For me, the most important point in this book’s favour was the humility of Mr. Hitchins. In many books about books, especially those regarding classics, the author’s words are underlined with a certain smugness and arrogance that implies they haven’t read a book that wasn’t first published in Latin since they were three and would rather lick a dead seal than read Agatha Christie. I respect Henry Hitchins all the more for admitting that he has read (and enjoyed) The Da Vinci Code and for quoting Terry Pratchett’s attitude to literature.
I’m glad I’ve read it, although equally glad I didn’t buy it. Having gotten through it once, I doubt I’ll ever feel the need to pick it up again. It’s mildly entertaining and has definitely increased me working knowledge of a few greats.
You may also enjoy:
Jane Austen is quite accessible, if you want to make a starton the classics, especially Pride and Prejudice or Persuasion.
Dickens’ A Christmas Carol is very short and one of my favourite books of all time.
Just make sure you never ever pick up the book of a similar name by Pierre Bayard.
Well, the end of the week has finally dragged its sorry self here. I’ve finished labouring in the GAME shop for two days, and I plan to attack my TBR pile with vigour. In the meantime, here’s what’s been going on at Booking in Heels…
- This week I finally got around to reading The Swan Thieves by Elizabeth Kostova, a huge novel which has been on my TBR for more than a year. I also continued my apparent mental illness streak by reviewing Veronika Decides To Die by Paulo Coelho and satisfied a friend who has been begging me to read Mortal Engines.
- I also went on a psychotic rampage in my local library, and brought home far more books than was reasonably necessary.
- On Saturday I took a quick look at three books on my ever-growing wishlist and then naturally lamented my lack of available funds for book-buying.
I’m currently reading Who’s Afraid of Jane Austen? How to REALLY Talk About Books You Haven’t Read. I know, I know, it goes against all my ingrained principles too, but better the devil you know!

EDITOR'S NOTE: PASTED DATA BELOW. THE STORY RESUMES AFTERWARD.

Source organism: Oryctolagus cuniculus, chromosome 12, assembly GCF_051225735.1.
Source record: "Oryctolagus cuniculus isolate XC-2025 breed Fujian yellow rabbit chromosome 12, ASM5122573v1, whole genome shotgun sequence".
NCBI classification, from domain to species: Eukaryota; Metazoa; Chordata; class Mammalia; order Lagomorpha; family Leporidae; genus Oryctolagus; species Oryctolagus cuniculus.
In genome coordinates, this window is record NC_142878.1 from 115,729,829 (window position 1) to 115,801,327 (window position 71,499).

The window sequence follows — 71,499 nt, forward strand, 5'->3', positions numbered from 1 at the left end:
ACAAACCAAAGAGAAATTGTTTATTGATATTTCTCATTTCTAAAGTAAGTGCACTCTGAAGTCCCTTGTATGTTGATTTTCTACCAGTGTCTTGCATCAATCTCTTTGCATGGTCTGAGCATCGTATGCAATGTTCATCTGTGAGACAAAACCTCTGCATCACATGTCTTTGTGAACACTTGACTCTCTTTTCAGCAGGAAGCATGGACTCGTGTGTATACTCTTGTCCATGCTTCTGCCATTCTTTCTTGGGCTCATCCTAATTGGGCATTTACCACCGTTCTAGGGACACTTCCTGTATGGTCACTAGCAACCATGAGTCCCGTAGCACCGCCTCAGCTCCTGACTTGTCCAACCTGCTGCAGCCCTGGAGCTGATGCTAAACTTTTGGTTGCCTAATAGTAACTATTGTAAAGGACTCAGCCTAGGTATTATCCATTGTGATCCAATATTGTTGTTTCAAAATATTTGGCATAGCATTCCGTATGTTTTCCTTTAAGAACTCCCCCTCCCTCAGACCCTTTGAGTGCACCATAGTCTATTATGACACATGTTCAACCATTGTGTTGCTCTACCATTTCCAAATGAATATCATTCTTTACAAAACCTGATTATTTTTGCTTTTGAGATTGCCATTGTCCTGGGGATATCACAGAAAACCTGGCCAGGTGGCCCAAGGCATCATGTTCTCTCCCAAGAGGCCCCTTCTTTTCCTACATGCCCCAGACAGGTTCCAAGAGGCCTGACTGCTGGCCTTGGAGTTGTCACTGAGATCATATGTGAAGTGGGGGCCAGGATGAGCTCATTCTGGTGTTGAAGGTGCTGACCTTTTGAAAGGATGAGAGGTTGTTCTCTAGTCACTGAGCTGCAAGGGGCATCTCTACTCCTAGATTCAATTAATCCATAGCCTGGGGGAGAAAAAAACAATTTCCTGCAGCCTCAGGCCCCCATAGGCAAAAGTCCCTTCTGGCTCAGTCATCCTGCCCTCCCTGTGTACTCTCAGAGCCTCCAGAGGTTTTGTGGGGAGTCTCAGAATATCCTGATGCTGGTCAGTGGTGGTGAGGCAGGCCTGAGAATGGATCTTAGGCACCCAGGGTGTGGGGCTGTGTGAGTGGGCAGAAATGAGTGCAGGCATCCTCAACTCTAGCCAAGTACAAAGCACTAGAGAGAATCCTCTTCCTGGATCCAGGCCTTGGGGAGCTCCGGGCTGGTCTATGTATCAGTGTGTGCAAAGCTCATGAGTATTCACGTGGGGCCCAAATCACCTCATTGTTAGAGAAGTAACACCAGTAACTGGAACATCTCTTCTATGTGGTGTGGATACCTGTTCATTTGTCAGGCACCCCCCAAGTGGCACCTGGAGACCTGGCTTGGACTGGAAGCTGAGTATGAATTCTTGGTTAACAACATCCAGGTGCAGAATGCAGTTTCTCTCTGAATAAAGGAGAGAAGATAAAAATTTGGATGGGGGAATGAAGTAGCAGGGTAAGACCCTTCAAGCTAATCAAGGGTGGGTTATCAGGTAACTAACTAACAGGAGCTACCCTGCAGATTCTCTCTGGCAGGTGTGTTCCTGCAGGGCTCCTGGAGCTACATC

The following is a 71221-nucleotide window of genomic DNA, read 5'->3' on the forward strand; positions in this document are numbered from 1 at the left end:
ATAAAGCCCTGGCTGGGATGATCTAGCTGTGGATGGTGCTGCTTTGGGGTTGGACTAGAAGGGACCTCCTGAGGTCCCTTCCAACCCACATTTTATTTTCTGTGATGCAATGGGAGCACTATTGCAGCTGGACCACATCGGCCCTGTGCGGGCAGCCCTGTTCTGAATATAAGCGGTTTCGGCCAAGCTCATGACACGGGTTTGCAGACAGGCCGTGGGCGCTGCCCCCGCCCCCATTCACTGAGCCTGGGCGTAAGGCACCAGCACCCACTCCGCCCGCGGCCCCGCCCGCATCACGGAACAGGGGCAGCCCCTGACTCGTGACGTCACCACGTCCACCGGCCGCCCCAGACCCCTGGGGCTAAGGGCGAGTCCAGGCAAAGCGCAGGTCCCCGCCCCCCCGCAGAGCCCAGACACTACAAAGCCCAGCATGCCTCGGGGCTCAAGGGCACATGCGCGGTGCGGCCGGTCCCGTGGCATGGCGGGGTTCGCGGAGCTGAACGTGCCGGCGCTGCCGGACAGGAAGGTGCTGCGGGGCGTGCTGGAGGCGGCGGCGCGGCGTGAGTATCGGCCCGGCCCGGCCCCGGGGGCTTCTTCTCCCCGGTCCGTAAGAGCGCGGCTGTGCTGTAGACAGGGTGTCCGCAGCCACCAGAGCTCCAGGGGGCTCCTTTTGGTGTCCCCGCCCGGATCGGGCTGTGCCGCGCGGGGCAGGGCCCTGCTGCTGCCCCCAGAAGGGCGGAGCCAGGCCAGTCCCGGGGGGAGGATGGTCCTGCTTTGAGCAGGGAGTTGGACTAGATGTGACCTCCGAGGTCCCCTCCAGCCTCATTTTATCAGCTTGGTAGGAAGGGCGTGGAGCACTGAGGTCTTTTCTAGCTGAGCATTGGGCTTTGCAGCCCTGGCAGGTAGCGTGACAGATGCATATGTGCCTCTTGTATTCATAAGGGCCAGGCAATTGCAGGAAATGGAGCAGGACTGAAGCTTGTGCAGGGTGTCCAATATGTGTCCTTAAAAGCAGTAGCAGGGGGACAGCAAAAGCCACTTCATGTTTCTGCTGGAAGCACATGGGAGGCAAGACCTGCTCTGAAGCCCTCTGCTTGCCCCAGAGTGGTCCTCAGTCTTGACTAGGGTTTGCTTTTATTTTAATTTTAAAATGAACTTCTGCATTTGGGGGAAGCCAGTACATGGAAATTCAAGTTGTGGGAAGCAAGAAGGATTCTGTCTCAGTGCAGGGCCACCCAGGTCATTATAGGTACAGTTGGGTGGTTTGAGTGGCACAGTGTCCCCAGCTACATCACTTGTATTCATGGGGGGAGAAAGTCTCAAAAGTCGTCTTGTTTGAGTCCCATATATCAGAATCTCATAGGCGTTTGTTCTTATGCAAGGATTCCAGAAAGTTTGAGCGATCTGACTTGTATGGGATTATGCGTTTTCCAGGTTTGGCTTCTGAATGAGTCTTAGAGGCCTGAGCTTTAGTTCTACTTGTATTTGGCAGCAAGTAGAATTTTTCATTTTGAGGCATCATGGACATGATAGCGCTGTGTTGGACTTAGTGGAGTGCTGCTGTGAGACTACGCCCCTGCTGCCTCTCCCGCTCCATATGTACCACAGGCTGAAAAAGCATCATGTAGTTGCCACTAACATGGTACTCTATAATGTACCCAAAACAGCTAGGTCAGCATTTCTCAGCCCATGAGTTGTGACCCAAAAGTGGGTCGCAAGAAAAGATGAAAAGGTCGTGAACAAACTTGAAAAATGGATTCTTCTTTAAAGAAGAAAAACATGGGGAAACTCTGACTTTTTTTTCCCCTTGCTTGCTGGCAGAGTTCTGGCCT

So, that was my Sunday Sum-Up – now on to the Hop!
So then, my single day experience… I’m contemplating saying the world from David Eddings’ fantasy series, The Belgariad. It’s a psuedo-medieval world, complete with magic, gods and different races. I’d love to go visit Drasnia especially – the home of the sneaky spies and thieves.
But actually I’m going to be a Cheater Cheater, Sneaky Reader and say I’d visit the BookWorld from Jasper Fforde’s Thursday Next series. Ms Next can jump into any book she likes, all of which are connected by a huge library and marketplace called the BookWorld. It would be amazing to meet characters from every book milling about the place in their free time and watch how books are put together.
You can take part in the Book Blogger Hop too, just click here.
I first read this back in 2007 (so LibraryThing tells me) and absolutely loved it. Or so I fuzzily seem to remember, as I could recall absolutely nothing about it when I yanked it out of the pile the other day. I reread it because I’ve had the sequel, Predator’s Gold, on my TBR pile for about two years and I wasn’t about to start that until I had a vague understanding of the first in the series. Well that, and my friend Lowri has been beating me over the head with the Philip Reeve Stick for a while now.
From Amazon – ‘Tom and Hester have been thrown together. Truly-thrown out of a city on wheels that’s left them stranded and starving in the middle of nowhere while it hares off after its prey. Hester is desperate for revenge, and Tom is only desperate to get back on board his beloved London.’
I have to admit, I didn’t enjoy it as much this time round. I’m not really sure why, but I didn’t get into it fully until roughly a third of the way through. I just couldn’t summon the interest in the plot until that point.
The ending, however, was just as amazing to me as it was the first time. Seriously. It’s easily one of my all-time favourite book endings. It’s unexpected, fast-paced and… well, brutal, especially for a YA book.